Meat Giants Face Legal Battle Over Amazon Deforestation

BS SA and other meat processing companies are embroiled in multi-million dollar lawsuits for allegedly buying cattle from protected Amazonian areas, highlighting Brazil's ongoing battle against deforestation.

Herd of cows cordoned off

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The Latin American Post Staff

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Leer en español: Los gigantes de la carne enfrentan una batalla legal por la deforestación del Amazonas

Legal Confrontation Unveils Environmental Allegations

In a landmark legal confrontation, JBS SA, the world's largest meat processing company, along with three other slaughterhouses, finds itself at the center of a series of lawsuits. These legal actions, initiated by the state of Rondonia in western Brazil, accuse these corporations of contributing to environmental degradation by purchasing cattle raised illegally in a protected Amazonian area.

The lawsuits, filed between December 5 and 12, focus on exploiting the Jaci-Parana reserve. Once a lush rainforest, this region has been transformed mainly into grassland over decades due to rampant deforestation by land-grabbers, loggers, and cattle ranchers. Despite laws prohibiting commercial cattle raising in this reserve, it's estimated that about 216,000 cattle are currently grazing there, according to Rondonia's state animal division.

At the heart of these lawsuits is a novel type of evidence that has captured the attention of deforestation experts and veterans of Brazil's illegal cattle trade. This evidence includes transfer documents that trace cattle directly from protected areas to slaughterhouses. Remarkably, these documents appear to be provided by the illicit ranchers themselves.

Astonishment at Blatant Disregard

Jair Schmitt, the chief of environmental protection at Brazil's federal environmental agency, Ibama, expressed his astonishment at this blatant disregard for conservation laws. "In two decades fighting illegal cattle-raising in the Amazon, I had never encountered a transit permit with the name of a conservation unit on it," he said.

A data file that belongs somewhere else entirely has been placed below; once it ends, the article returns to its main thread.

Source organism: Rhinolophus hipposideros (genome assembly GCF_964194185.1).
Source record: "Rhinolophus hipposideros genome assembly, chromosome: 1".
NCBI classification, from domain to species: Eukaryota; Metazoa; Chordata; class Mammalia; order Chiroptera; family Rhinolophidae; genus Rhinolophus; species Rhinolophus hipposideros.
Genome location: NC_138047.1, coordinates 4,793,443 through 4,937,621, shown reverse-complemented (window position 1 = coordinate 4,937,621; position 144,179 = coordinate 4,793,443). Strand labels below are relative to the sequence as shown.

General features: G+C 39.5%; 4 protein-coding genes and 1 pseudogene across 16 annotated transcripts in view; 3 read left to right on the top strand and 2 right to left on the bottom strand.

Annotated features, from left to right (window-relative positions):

Among the 17 lawsuits filed, three specifically named JBS and the farmers allegedly involved in selling 227 cattle raised in the Jaci-Parana reserve. The state is seeking approximately $3.4 million in damages for environmental violations, including invasion, exploitation, and the prevention of natural regeneration of these protected lands.

Additionally, three smaller meatpacking companies — Frigon, Distriboi, and Tangara — stand accused of similar environmental harm. Frigon, particularly noted for its political connections in Rondonia, allegedly bought the most significant number of cattle, nearly 1,400 head, from eight illicit ranches. The lawsuits demand $17.2 million from Frigon and its associated farmers.

Global Impact of Meat Exports

These companies, including Frigon and the JBS plants implicated, have been exporting meat globally. According to Panjiva, a firm tracking international trade via customs records, their products have reached markets in the United States, China (the largest buyer of Brazilian beef), Hong Kong, Russia, Egypt, Morocco, Spain, Turkey, the United Arab Emirates, Saudi Arabia, and others.

The legal action against these companies and farmers aims to quantify the cost of destroying old-growth rainforest, a challenging endeavor given the forest's irreplaceability over short time frames. One court filing estimates the damages in the reserve at approximately $1 billion. It remains uncertain whether the hundreds of other invaders in Jaci-Parana will face similar lawsuits.

The lawsuits poignantly articulate the issue: "The invaders and their main business partners – loggers and meatpacking companies – make the profits their own while passing on to society the costs of environmental damage." This sentiment captures the essence of the legal battle: a fight against the privatization of profits at the expense of public environmental health.

High Stakes and Unlawful Activities

The significance of these lawsuits is underscored by an incident wherein a court officer, attempting to serve an eviction notice to one of the illegal farmers in the reserve, was reportedly threatened with death. This incident highlights the high stakes and entrenchment of unlawful activities in these protected areas.

The legal battles facing JBS SA and other meat processing companies in Brazil represent a critical juncture in the global fight against deforestation and environmental degradation. These lawsuits could set a precedent for holding corporations accountable for their supply chain practices, particularly in sectors like the meat industry where environmental impact is significant.

Also read: IATA Challenges Brazil on High Jet Fuel Costs, Seeks Change

Moreover, these cases reflect a growing awareness and assertiveness within Brazilian authorities and environmental agencies to combat illegal deforestation. Using concrete evidence, such as transit permits, signals a more sophisticated approach to tracking and prosecuting environmental crimes.

The lawsuit against JBS SA and others for their alleged role in Amazonian deforestation is pivotal in Brazil's environmental conservation efforts. They underscore the urgent need for corporate accountability in ecological matters and the complexities of combating illegal activities in protected areas. As these legal proceedings unfold, they could have far-reaching implications for environmental policies and corporate practices within Brazil and internationally.

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